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|Timber Framing : Columbia River edition : Friday, 17 August 2018 09:28 PDT : a service of The Public Press|
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The WHY of Modern Timber Framing
by Stephen Morris
Create beautiful, sturdy buildings with this update of a versatile, time-tested method for building post-and-beam homes.
In the Summer, 2005 issue of Green Living we told you how to make your own ecofriendly lumber using portable sawmills. Here's a short primer on why timber framing can be such a good green building option. -SM
Many natural building methods–such as straw bale, cordwood masonry and cob building– benefit from timber-frame construction primarily because these methods can involve infilling between the timbers that make up the building's structural framework. Unlike conventional 2-by-4 stick framing, the center-to-center spacing of timber-frame posts is somewhere between 6 and 10 feet. This makes infilling much less tedious; imagine trying to fill the narrow spaces in regular stick construction with cordwood masonry or straw bales.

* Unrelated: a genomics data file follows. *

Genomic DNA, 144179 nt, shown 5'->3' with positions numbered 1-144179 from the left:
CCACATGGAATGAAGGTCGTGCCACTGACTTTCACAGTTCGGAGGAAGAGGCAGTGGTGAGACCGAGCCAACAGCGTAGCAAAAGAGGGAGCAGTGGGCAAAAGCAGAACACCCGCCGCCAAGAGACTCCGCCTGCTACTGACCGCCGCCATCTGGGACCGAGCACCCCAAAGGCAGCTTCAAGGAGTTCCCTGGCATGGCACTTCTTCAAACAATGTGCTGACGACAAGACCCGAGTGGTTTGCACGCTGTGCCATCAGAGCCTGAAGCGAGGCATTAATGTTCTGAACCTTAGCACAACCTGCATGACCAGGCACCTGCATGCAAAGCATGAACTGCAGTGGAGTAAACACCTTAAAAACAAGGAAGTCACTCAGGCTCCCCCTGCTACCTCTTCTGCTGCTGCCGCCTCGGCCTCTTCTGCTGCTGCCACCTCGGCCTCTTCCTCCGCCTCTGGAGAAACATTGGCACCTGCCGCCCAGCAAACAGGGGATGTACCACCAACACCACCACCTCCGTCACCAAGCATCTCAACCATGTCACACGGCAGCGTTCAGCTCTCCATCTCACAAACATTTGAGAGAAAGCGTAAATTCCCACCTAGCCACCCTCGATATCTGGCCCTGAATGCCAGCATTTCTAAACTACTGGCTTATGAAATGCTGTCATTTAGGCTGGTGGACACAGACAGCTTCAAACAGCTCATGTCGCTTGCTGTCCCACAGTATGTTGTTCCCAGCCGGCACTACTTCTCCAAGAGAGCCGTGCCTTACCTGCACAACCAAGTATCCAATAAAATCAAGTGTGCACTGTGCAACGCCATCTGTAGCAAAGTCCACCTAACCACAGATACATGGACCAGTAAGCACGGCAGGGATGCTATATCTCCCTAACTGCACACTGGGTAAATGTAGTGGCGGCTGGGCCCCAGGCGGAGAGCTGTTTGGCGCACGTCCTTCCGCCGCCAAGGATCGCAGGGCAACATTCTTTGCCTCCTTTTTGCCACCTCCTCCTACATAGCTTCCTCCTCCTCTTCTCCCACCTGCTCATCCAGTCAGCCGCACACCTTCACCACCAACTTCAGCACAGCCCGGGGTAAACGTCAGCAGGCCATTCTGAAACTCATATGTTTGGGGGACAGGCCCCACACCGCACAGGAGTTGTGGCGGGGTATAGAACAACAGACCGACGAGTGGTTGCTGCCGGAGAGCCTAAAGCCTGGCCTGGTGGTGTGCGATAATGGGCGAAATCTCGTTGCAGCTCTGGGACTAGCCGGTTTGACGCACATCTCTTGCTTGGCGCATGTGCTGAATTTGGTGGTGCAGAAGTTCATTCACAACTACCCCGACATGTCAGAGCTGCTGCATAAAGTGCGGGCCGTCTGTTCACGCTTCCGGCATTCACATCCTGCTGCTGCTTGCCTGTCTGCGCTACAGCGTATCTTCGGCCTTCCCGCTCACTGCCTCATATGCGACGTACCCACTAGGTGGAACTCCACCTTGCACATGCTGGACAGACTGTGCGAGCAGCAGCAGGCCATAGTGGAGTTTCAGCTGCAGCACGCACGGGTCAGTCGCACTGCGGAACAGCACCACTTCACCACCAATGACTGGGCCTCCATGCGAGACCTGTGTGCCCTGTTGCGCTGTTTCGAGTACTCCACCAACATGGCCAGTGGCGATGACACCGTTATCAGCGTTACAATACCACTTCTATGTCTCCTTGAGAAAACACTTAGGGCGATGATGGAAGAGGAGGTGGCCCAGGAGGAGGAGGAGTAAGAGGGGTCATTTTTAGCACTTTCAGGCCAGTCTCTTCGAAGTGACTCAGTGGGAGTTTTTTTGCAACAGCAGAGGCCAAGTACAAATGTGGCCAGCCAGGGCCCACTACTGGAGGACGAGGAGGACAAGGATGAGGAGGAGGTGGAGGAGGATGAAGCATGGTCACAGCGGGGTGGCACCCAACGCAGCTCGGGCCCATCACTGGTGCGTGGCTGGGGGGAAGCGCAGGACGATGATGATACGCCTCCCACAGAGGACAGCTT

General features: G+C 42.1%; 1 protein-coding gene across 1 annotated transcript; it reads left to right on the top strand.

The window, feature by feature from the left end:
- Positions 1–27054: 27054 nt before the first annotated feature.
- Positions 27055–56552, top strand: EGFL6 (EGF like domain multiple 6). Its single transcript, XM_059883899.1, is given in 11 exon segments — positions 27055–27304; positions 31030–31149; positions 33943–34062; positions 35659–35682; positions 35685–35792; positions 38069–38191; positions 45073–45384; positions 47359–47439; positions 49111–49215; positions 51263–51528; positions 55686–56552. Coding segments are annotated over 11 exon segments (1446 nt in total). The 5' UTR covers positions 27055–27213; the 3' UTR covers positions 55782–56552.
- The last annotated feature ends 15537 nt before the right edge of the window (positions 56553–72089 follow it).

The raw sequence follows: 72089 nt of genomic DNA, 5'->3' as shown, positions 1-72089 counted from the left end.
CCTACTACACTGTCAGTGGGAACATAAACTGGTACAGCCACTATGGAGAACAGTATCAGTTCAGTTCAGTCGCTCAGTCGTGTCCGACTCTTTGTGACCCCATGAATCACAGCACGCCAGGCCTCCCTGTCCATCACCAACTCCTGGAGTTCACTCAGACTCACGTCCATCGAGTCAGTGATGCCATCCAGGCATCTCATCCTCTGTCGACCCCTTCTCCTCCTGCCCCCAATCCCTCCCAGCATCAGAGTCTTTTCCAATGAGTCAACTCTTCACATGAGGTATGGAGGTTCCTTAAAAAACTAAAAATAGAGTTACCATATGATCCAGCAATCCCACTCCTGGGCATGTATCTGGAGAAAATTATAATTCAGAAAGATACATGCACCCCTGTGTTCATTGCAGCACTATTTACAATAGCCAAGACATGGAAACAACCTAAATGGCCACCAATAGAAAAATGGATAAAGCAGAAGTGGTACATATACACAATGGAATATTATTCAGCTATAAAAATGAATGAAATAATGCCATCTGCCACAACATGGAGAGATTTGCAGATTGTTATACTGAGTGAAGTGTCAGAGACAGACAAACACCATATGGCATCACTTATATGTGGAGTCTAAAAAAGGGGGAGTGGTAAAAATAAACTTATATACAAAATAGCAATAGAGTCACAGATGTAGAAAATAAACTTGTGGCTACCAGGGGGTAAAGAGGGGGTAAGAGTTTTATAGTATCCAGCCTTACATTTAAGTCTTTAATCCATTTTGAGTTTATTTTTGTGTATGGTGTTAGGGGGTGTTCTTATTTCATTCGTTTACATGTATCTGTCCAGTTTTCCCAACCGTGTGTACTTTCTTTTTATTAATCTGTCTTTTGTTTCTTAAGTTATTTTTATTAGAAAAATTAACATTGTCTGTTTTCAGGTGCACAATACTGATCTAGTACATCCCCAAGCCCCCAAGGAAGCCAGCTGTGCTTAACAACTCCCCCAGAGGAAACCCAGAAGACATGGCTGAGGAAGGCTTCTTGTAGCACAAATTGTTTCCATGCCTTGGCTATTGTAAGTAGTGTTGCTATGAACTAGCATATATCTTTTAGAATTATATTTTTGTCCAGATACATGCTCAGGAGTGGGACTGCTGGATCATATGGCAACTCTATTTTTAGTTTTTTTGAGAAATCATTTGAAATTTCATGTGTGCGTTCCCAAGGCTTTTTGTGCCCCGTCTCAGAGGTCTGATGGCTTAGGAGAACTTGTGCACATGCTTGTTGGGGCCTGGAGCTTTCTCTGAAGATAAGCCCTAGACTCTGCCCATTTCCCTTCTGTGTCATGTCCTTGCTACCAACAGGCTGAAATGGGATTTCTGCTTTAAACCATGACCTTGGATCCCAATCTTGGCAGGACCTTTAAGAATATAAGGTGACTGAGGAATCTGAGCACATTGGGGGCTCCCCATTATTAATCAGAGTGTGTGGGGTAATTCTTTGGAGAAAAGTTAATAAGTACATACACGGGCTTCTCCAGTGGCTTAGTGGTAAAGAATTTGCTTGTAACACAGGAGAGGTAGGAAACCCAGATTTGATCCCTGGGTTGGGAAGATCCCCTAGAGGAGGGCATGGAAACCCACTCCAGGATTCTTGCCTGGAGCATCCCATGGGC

Also, there is a great practical advantage in erecting a timber frame first–getting the roof on as a protective umbrella, and then infilling the structure using one or more of these natural building methods.
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Yes, you can accomplish all this with "traditional" wood-on-wood–such as mortise-and-tenon and dovetail–joining methods. But these methods require intricate cuts and exact measurements, and to do it right, a great deal of time and study must be expended, and there are a few specialized tools that need to be purchased. The reality is that most farmers, contractors and owner-builders use methods of timber framing (also called post-and-beam) that they have simply picked up from colleagues, relatives or neighbors. With the advent of relatively inexpensive mechanical fasteners, most builders–contractors and owner-builders alike–rely on other methods of joining, using truss plates, screws and bolts, pole-barn nails and even gravity.
Timber Framing Advantages
Whether you go with traditional timber framing or (modern) "timber framing for the rest of us," you will discover certain advantages and disadvantages in both systems.
To learn more about timber framing, try Timber Framing for the Rest of Us by Rob Roy, a Mother Earth News Book for Wiser Living from New Society Publishers.
Rob Roy is the director of Earthwood Building School in West Chazy, N.Y. [(518) 493-7744 or www.cordwoodmasonry.com]. The school conducts workshops in cordwood masonry, earth-sheltered housing and timber framing.
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